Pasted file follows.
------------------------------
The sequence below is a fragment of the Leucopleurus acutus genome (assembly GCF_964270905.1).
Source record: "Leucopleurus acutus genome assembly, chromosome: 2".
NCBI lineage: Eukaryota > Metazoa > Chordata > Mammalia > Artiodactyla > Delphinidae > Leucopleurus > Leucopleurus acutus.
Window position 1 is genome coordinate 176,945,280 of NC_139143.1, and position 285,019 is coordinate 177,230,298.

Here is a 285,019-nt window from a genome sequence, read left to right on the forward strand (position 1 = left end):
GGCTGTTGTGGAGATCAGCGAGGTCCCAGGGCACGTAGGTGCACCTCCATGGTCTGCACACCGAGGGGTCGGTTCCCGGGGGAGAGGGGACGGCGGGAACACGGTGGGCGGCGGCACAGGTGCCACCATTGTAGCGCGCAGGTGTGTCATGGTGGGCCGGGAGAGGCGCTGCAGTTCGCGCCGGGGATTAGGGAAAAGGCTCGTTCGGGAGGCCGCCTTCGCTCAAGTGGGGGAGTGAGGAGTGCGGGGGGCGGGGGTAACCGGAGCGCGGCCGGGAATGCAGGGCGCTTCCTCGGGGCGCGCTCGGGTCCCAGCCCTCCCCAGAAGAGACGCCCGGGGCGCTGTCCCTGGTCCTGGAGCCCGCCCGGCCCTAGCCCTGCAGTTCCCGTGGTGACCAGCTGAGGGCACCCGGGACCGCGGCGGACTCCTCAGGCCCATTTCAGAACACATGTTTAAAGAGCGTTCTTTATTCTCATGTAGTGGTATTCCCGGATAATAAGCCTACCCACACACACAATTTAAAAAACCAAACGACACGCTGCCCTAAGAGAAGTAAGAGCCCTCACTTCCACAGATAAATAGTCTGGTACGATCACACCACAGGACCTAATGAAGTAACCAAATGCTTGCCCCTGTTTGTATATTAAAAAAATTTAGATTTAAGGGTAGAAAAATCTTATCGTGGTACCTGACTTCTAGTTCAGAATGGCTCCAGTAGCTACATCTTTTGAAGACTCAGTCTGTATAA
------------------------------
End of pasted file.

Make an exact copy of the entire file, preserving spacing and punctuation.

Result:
The sequence below is a fragment of the Leucopleurus acutus genome (assembly GCF_964270905.1).
Source record: "Leucopleurus acutus genome assembly, chromosome: 2".
NCBI lineage: Eukaryota > Metazoa > Chordata > Mammalia > Artiodactyla > Delphinidae > Leucopleurus > Leucopleurus acutus.
Window position 1 is genome coordinate 176,945,280 of NC_139143.1, and position 285,019 is coordinate 177,230,298.

Here is a 285,019-nt window from a genome sequence, read left to right on the forward strand (position 1 = left end):
GGCTGTTGTGGAGATCAGCGAGGTCCCAGGGCACGTAGGTGCACCTCCATGGTCTGCACACCGAGGGGTCGGTTCCCGGGGGAGAGGGGACGGCGGGAACACGGTGGGCGGCGGCACAGGTGCCACCATTGTAGCGCGCAGGTGTGTCATGGTGGGCCGGGAGAGGCGCTGCAGTTCGCGCCGGGGATTAGGGAAAAGGCTCGTTCGGGAGGCCGCCTTCGCTCAAGTGGGGGAGTGAGGAGTGCGGGGGGCGGGGGTAACCGGAGCGCGGCCGGGAATGCAGGGCGCTTCCTCGGGGCGCGCTCGGGTCCCAGCCCTCCCCAGAAGAGACGCCCGGGGCGCTGTCCCTGGTCCTGGAGCCCGCCCGGCCCTAGCCCTGCAGTTCCCGTGGTGACCAGCTGAGGGCACCCGGGACCGCGGCGGACTCCTCAGGCCCATTTCAGAACACATGTTTAAAGAGCGTTCTTTATTCTCATGTAGTGGTATTCCCGGATAATAAGCCTACCCACACACACAATTTAAAAAACCAAACGACACGCTGCCCTAAGAGAAGTAAGAGCCCTCACTTCCACAGATAAATAGTCTGGTACGATCACACCACAGGACCTAATGAAGTAACCAAATGCTTGCCCCTGTTTGTATATTAAAAAAATTTAGATTTAAGGGTAGAAAAATCTTATCGTGGTACCTGACTTCTAGTTCAGAATGGCTCCAGTAGCTACATCTTTTGAAGACTCAGTCTGTATAA